Classic Black Forest Cake is a European layer cake made with chocolate sponge cake layers, sour cherry filling, whipped cream and plenty of Kirschwasser.
Black Forest Cake is one of the most famous traditional cakes from Europe and has always been a favorite of mine.
You’ve probably noticed that just about any dessert that features cherry and chocolate is called “black forest _______”.
I’d like to take a step back and introduce you to the original, a true Black Forest Cake.
How to make a classic Black Forest Cake:
The classic cake includes four essential components; chocolate cake, real whipped cream, cherries and cherry liquor.
A dousing of Kirschwasser is essential to the classic flavor. European cakes often use liquor as a flavor enhancer. (If you can’t or don’t do liquor replace the Kirschwasser with cherry juice.)
You can check out my post, Simple Syrup Complex Taste, to learn how alcohol brings out flavors in foods. Or you can just trust me and enjoy.
I’ve seen plenty of Black Forest Cake recipes that use dark cherries. Yes, the cake would still be tasty, but for me there is a reason the classic cake includes sour cherries. The bright flavor of sour cherries is the perfect counterpart to the dark chocolate and rich cream in the cake.
If you don’t have access to fresh sour cherries the best substitute would be frozen or jarred sour cherries packed in their own juice. In a pinch, you could use cherry pie filling between the layers of this cake.
Scroll through the process photos to see how to make a Classic Black Forest Cake:
If you want to try a delicious twist on the classic, check out this recipe for Black Forest Cake Roll glazed with chocolate ganache. For a surprising and delicious departure from the classic, let me introduce you to White Forest Cake!
You might also be interested in these other classic European cake recipes. Sacher Torte is a delicious combination of chocolate and apricot and White Chocolate Sacher Torte is an innovative, delicious and beautiful riff on the classic cake.
If you love this recipe as much as I do, I’d really appreciate a 5-star review.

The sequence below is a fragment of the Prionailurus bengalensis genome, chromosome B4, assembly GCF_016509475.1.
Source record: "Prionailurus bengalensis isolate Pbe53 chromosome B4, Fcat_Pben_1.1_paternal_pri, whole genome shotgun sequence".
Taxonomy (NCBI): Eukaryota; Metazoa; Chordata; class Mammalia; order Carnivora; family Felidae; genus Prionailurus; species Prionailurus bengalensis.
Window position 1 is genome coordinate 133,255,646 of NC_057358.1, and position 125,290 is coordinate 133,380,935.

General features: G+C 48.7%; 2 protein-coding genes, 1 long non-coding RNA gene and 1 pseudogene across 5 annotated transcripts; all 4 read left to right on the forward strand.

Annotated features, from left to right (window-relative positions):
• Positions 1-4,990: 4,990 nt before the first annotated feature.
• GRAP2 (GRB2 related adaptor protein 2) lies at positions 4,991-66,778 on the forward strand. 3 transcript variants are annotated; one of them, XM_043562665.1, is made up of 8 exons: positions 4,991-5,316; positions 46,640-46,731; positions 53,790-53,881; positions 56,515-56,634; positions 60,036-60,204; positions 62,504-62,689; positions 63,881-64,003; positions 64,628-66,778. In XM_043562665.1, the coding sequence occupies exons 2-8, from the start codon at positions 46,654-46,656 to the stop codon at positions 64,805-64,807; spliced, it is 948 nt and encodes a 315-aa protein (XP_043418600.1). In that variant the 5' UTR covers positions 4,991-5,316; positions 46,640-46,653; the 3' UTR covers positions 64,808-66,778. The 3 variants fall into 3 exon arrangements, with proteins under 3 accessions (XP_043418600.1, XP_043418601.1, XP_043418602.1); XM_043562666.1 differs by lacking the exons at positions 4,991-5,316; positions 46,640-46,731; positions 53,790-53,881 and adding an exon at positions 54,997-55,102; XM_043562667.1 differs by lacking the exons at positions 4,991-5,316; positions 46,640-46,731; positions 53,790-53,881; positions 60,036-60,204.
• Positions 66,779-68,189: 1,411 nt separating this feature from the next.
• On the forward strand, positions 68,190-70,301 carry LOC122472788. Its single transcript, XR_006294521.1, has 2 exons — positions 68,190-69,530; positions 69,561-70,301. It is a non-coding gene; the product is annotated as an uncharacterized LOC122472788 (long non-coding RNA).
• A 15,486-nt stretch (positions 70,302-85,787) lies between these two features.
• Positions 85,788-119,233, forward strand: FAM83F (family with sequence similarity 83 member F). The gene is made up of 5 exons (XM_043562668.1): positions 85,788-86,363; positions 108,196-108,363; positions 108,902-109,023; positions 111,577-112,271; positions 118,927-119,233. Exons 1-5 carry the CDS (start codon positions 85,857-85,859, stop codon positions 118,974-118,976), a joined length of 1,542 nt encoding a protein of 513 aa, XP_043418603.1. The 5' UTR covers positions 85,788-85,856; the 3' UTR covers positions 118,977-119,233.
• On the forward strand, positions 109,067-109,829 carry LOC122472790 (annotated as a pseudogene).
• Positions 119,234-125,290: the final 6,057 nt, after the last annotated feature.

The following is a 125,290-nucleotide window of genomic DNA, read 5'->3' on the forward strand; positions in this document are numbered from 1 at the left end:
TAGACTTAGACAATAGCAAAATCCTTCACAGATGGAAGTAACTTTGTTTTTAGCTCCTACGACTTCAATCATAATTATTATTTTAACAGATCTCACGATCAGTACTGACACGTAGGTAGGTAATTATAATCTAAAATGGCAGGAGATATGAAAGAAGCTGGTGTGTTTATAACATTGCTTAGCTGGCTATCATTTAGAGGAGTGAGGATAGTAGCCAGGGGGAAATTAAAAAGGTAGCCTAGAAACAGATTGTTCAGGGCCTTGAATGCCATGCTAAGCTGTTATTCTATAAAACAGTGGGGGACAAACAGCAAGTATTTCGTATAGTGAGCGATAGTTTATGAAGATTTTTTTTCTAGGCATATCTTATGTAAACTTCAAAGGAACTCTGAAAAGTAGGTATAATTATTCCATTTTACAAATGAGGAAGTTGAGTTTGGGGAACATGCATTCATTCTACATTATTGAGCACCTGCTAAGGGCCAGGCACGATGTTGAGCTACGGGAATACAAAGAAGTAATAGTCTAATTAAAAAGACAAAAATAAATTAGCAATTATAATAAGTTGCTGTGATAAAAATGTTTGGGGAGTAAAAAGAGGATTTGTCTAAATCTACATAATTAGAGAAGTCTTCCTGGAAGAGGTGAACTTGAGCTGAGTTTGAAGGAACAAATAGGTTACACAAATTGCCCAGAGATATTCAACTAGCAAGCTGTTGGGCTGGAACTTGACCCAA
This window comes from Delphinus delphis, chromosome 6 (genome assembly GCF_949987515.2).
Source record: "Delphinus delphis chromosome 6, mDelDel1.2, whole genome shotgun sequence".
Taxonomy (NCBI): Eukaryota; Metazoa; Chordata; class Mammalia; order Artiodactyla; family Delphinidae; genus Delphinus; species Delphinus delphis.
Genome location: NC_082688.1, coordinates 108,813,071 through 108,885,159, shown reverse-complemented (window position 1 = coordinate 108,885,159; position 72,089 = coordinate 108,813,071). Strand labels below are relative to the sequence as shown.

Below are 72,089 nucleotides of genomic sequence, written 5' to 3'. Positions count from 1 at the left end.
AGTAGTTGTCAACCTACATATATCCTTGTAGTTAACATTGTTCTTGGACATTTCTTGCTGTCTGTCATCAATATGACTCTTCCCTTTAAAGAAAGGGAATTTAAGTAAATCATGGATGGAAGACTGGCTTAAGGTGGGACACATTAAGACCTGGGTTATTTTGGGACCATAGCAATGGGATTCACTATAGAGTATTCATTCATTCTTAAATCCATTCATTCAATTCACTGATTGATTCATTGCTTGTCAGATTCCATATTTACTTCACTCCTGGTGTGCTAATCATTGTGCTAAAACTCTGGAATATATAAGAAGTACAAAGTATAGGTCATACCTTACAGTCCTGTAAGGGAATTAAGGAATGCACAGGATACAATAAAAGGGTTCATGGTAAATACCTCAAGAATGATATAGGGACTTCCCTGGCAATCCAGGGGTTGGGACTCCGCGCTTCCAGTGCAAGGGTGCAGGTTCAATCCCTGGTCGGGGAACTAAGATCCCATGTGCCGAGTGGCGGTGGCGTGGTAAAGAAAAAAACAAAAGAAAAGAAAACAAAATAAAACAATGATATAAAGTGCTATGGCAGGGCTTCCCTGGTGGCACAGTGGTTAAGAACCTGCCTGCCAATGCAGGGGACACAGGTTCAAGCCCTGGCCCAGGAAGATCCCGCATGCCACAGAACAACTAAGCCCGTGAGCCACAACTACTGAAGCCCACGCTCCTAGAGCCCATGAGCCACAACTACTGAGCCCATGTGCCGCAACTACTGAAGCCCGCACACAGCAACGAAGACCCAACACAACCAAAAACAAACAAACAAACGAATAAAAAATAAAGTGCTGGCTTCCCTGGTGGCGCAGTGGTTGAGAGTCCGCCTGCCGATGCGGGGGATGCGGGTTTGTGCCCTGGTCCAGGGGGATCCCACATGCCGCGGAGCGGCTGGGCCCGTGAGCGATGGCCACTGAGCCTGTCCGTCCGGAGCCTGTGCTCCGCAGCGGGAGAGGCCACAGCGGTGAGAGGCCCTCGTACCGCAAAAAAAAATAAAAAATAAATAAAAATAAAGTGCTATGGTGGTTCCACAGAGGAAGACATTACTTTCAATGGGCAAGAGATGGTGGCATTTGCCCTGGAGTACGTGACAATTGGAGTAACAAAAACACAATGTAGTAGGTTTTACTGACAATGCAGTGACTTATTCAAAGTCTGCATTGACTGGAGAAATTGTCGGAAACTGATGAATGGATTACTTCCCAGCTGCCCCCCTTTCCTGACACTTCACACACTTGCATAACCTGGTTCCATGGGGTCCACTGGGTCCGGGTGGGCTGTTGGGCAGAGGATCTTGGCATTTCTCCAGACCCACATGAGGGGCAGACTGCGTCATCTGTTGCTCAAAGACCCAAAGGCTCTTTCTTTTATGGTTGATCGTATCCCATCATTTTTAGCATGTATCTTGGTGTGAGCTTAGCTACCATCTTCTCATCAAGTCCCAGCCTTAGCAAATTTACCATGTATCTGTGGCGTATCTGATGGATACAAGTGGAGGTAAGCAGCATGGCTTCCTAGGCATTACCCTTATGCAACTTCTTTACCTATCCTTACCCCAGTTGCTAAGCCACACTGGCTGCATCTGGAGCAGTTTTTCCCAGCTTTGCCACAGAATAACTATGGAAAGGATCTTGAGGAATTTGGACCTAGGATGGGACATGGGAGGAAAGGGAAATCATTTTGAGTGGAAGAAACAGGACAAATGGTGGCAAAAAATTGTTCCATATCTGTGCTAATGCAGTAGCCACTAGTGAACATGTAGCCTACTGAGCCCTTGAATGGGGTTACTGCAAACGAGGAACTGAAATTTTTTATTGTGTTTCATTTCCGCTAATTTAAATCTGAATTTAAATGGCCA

- 3 cups (24oz, 672g) fresh or frozen pitted sour cherries and their juice (see note)
- 1/2 cup Kirschwasser
- 1/4 cup (1.25 oz, 35g) corn starch
- 1 cup (8 oz, 224g) granulated sugar
- 1 recipe Chocolate Genoise baked in two 8" pans
- 1/2 cup granulated sugar
- 2 tablespoons kirschwasser
- 2 cups (1 pint, 480ml) heavy cream
- 1/4 cup (1 1/4 oz, 42g) confectioner's sugar
- 1 1/2 teaspoons vanilla extract
- Chocolate shavings or mini chocolate chips
Prep the cherries
- Combine the cherries and their juice with the Kirschwasser, set aside for at least 3-4 hours (I like to soak the cherries the night before baking).
- Drain 1 cup of juice from the cherries, reserving it for later.
- In a small bowl, whisk together the cornstarch with another 1/4 cup of the juice. Combine the cherries and any remaining juice with the granulated sugar in a saucepan.
- Cook over medium heat until the sugar melts and the liquid begins to boil. Reduce the heat to low and stir the cornstarch slurry into the cherries. Cook until the mixture comes to a boil and thickens. Transfer the cherries to a bowl, cover with plastic wrap and cool to room temperature. Chill until you're ready to assemble the cake.
- Combine the reserved cup of cherry juice with 1/2 cup of granulated sugar in a small saucepan and heat until the sugar is melted. Remove from the heat and stir in the 2 tablespoons of kirschwasser. Remove 12 nice looking cherries from the cherry filling and set them aside for garnishing the top of the cake.
- Split each cake horizontally into 2 layers so you have a total of 4 layers. Whip the cream with the confectioner's sugar and vanilla to stiff peak. Fill a pastry bag fitted with a large star tip with 1/2 of the whipped cream and leave the rest of the cream in the bowl.
- Set one layer of the cake onto a cardboard cake round or a serving plate. Brush the layer with 1/4 of the cherry/Kirschwasser syrup. Pipe a dam of cream around the edge of the layer.
- Spread 1/3 of the cherry filling within the border. Spread 1/4 of the cream from the bowl over the cherries.
- Add the second and third layers of the cake in the same way. Top with the final layer and brush the remaining syrup on top. Spread the remaining cream from the bowl evenly over the top of the cake and use the rest of the cream in the bag to pipe 12 rosettes evenly spaced around the top of the cake.
- Wrap the sides of the cake in plastic wrap so it doesn’t dry out and refrigerate for at least 2-3 hours.
- To serve, place one of the reserved cherries on each rosette and then scatter chocolate shavings (or use sprinkles or mini chocolate chips) over the center of the cake.
1. If using fresh cherries (as I did), stem and pit the cherries and save the juice. If using jarred or canned cherries use the cherries and the juice. Depending on the type of cherries you use, you may need to adjust the amount of sugar in the syrup to taste.
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